They get offended if you are adamant about keeping your current setup and fees. “You mean you don’t want to save money.” You practically must insist they leave. You may have to slam the door on their faces to get them to move along.

The bottom line is this. Baby Boomers went through their twenties and thirties when society changed to a more liberal attitude period. We all wanted the best for people we had not met. It was an overall ‘wish you well,’ man. We inherited our parents’ work ethic. Becoming employed, we took on the responsibility of job performance as a leading criterion for promotions or other career advancements. Overall, we treated others like we wanted to be treated whenever we encountered them.

Then, Ronald Reagan became president. He addressed those “I got mine, and I don’t care about you” attitudes. Since then, Conservatism has moved closer to first place in exchange for more liberal thoughts toward our neighbors or friends.

The entertainment world reflected the free-spirited Baby Boomers era. Despite the hatred, this is still harbored by certain groups of folks. The great majority didn’t mind lending a hand to see our fellow humans lift themselves and earn their piece of the American Pie.

Ever since Reagan became president, we’ve gone in the opposite direction. Reagan’s administration instituted and changed more liberal laws. That practice continued with each Republican administration. Today, we have evolved into a ‘get out of my face before I hurt you’ type of people. In other words, ‘who let the dogs out’…Donald Trump. We don’t seem to have any patience with anybody, no matter their handicap. It’s all about I got mine. And I’ll take yours too if you are not careful.

Add that to the Wild West syndrome of backup before I shoot because I don’t like your kind. Or some other folks, taking the law into their own hands after drinking the right-wing rhetoric water of lying. Kids are shooting each other at our children’s parties or schools. What the…? The NRA doesn’t care; let anybody have as many weapons as they want, military-style or whatever. Surprise, surprise, all creeds and colors are in play.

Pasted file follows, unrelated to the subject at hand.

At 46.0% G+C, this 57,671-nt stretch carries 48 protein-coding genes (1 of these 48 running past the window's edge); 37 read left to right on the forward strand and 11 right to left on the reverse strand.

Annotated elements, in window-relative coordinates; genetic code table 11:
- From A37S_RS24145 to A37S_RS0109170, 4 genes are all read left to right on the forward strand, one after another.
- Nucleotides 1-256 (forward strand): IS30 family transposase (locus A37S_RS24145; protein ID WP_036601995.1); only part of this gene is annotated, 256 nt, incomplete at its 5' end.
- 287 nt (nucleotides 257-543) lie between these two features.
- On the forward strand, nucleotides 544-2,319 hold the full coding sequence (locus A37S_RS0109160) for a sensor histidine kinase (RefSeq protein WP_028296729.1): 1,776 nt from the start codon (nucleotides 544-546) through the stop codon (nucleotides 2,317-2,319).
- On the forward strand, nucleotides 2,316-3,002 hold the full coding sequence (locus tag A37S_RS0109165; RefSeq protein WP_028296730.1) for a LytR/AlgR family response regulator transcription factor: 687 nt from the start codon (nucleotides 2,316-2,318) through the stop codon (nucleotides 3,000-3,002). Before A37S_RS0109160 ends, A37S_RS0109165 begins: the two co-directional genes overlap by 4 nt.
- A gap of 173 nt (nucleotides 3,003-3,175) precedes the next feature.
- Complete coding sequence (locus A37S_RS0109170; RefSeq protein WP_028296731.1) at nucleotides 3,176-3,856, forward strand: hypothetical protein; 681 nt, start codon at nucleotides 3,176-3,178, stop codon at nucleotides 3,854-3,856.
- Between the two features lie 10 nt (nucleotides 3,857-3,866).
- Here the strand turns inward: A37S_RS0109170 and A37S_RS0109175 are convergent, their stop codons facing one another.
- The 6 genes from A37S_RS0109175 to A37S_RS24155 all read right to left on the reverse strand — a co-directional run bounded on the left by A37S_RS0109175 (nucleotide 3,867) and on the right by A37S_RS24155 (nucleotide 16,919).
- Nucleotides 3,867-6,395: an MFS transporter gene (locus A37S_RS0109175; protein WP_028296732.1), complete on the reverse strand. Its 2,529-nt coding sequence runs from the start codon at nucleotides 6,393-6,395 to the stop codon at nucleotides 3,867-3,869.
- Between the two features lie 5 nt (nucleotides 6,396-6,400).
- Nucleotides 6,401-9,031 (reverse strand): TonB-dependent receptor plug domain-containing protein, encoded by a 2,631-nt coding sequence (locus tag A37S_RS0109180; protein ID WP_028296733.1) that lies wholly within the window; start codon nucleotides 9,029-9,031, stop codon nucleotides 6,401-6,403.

For those of us who have seen a different America, it is sad to see the attitude change. We wonder how far our society is going to drift in this direction. When will we change course, if ever again?      

 Peace, blessings, stay healthy, and vigilant for our American rights. Make it a day in which Jesus Christ would be proud of you,

Codis Hampton II                                                                                                                                                     Author & Commentator

“The Episodic Thoughts of Hamp, Vol II” has been published. Check out my Authors webpage URL                                                                                                                                                                                                                                       

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Copyright 2011 Codis Hampton II, all rights reserved. A bi-weekly blog for your enjoyment